Do race and ethnicity really have no DNAs and genetic bases in biology?
- Cal KingLv 71 year agoFavorite Answer
Humans originated in Africa, and all non-Africans are descendants of a small number of Africans who migrated out of Africa 60,000-70.000 years ago. Many of these people still look very much like Africans because they changed little since they migrated out of Africa, because their ancestors ended up in places with similar climates as Africa, such as New Guinea, SE Asia, Papua and Australia
Europeans, and NE Asians, OTOH, have changed because they adapted to cold climates by evolving straight hair, lighter skin tones, shorter arms and legs, more rounded torso, taller and narrower nose bridges, thinner lips, more facial and body hair, and more fat under the skin. The Europeans and NE Asians (China, Japan and Korea) descended from Africans who stayed in Central Asia for about 20,000 years before migrating again. Central Asia is cooler than Africa, so some of these adaptations to cold climates first evolved in Central Asians. Europeans and NE Asians therefore are similar because they inherited some features from their shared C. Asian ancestors. and they then evolved similar features independently by adapting to cold climates of the last ice age. .
Further, humans have not stopped migrating since then, and we have NE Asians migrating south to interbreed with SE Asians and their descendants have a mix of cold and warm adapted traits and a mix of genes. Central Asians and Europeans too have migrated to parts of East Asia. Europeans also migrated to the Middle East and North Africa, and later some of the Middle East people migrated back to Europe and to North Africa. For example, Italians from the southern part of their country are more closely related to people from Turkey, Iraq and Iran then they are to the northern Italians, who are more closely related to western Europeans like Germans, British and French. Because of such mixing it is difficult to find genes or traits that can be used to identify the people from one region vs. another. What we do have are mitochondrial DNA and Y chromosome markers that can trace a person's ancestor to a particular region, but these markers cannot be used to define races, since they do not produce the raical characteristics thaqt people notice.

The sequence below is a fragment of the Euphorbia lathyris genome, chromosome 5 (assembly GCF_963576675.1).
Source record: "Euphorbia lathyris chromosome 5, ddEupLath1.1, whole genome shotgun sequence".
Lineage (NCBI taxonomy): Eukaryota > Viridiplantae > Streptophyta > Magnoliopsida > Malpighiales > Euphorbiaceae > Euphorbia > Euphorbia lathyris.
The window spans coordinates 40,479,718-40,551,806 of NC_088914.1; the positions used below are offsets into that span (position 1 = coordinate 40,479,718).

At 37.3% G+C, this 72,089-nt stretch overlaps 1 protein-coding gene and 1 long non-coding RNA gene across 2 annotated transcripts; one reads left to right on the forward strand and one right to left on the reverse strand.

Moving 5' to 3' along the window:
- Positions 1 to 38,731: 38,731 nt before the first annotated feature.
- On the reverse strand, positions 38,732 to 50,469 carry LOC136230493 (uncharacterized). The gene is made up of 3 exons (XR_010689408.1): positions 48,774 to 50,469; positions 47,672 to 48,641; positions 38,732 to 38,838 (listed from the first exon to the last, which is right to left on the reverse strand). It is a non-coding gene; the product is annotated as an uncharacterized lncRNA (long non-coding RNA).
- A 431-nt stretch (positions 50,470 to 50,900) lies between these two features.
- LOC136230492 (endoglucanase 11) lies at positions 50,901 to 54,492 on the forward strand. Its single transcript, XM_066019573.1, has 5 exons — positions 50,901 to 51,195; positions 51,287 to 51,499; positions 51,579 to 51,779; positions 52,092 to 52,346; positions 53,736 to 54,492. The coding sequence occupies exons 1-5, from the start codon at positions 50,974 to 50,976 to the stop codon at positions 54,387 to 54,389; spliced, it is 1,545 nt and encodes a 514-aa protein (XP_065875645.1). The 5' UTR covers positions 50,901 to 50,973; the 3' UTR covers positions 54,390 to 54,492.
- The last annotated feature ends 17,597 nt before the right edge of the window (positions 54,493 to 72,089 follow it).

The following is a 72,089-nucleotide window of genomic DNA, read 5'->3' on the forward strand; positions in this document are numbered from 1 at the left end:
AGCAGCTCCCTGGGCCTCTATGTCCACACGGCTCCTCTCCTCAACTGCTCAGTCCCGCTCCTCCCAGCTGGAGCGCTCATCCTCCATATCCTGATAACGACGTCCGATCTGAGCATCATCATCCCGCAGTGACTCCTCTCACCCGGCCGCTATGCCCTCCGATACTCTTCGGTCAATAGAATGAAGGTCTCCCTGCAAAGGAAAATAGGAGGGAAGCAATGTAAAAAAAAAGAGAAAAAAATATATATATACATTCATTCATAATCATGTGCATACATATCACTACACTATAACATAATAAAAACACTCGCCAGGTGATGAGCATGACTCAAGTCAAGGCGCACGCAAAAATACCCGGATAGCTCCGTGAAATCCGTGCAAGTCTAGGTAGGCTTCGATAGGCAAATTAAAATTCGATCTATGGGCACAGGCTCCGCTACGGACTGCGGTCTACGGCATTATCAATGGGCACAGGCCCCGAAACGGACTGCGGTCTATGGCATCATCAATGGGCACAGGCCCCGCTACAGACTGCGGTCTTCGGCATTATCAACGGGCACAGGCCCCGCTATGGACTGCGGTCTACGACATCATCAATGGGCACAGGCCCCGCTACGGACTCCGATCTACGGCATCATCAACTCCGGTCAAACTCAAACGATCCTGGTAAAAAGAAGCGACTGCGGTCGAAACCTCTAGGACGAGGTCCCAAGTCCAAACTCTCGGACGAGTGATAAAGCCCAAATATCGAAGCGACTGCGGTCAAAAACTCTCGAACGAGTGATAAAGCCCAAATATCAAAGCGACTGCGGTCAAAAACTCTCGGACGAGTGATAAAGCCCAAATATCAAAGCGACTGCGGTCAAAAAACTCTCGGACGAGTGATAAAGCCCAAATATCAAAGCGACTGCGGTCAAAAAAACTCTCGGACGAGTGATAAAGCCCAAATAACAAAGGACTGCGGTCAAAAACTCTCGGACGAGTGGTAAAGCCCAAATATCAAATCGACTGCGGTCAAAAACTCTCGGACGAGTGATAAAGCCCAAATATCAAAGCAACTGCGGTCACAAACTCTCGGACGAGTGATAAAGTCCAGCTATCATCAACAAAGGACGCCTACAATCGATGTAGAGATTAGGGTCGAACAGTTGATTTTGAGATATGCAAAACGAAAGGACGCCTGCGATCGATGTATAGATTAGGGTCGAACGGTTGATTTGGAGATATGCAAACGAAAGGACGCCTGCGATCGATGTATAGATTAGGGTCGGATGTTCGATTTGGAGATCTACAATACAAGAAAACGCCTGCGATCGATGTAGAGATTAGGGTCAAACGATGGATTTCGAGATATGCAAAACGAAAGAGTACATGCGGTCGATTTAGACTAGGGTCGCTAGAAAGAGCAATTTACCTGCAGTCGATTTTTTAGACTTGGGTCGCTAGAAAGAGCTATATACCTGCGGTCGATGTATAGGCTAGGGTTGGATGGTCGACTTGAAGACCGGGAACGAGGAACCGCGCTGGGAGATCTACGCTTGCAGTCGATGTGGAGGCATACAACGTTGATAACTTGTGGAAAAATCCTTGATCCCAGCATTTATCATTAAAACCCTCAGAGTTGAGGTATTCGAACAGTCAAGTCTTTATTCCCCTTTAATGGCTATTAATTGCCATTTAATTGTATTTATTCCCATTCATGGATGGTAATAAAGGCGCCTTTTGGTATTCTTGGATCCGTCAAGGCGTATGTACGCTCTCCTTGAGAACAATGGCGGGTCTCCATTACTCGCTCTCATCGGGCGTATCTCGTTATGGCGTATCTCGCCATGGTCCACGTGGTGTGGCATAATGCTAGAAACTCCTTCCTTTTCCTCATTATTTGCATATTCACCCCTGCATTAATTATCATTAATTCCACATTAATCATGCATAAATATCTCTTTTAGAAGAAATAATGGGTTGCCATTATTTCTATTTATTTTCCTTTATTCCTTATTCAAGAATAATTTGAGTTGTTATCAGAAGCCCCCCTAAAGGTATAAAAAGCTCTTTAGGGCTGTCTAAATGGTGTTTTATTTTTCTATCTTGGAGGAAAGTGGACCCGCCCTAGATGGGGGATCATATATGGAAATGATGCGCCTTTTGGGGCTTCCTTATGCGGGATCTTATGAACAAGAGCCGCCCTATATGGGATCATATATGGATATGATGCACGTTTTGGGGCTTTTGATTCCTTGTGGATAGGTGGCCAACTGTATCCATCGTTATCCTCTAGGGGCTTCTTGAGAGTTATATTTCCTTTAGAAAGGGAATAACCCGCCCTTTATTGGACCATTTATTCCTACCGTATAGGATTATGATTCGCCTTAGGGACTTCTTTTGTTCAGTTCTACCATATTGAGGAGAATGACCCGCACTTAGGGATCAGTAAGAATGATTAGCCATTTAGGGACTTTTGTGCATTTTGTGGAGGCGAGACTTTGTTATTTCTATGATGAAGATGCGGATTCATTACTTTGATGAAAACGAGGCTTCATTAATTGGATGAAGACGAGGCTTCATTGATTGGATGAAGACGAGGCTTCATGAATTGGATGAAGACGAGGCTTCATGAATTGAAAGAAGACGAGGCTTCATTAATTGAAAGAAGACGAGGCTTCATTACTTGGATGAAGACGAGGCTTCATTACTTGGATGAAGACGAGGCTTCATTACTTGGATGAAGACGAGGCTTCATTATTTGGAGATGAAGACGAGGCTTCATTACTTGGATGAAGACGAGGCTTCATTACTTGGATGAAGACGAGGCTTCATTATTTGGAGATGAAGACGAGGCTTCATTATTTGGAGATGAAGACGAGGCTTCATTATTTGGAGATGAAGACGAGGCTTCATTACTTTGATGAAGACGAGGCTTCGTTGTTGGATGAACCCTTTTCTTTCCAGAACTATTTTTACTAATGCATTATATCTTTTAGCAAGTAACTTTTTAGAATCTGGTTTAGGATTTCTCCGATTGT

Because scientists cannot come up with any good way to divide the human species into different subspecies or races, they have stopped trying.
- ZirpLv 71 year ago
Your ethnicity is the language and culture you were raised in. It has nothing to do with genetics.
Races of domesticated animals do exist, and are the result of dozens of generations worth of purposebreeding and inbreeding. Humans are so similar genetically (thanks to one or more near-extinctions) that they cannot be categorised into races in any way that makes sense (unless it is: amerindians, australian aborigines, and every body else) . Every human has 47 independently passed on bundles of DNA, and the luck of the draw decides which 23 chromosomes of his/hers are passed on to a child (s)he makes. Sometimes two homologous chromosomes even exchange parts before one of the two gets passed on.
- MARKLv 71 year ago
Race and ethnicity, especially in how society uses these terms, has no basis in biology. The terms are used as socio-cultural constructs and often, particularly race, in a negative way.
That does not mean there are not populations of humans that have unique genetic characteristics; there are. However, these do not match with race as often defined such as Caucasian, *****, etc.
- Anonymous1 year ago
Of course race is genetic. And that's all it is: genetic.
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- JazSincLv 71 year ago
I think that people shouldn't ask negatively phrased questions.
Anyway, race definitely has genetic components which is why traditionally Finnish aren't giving birth to African pygmies and vice versa.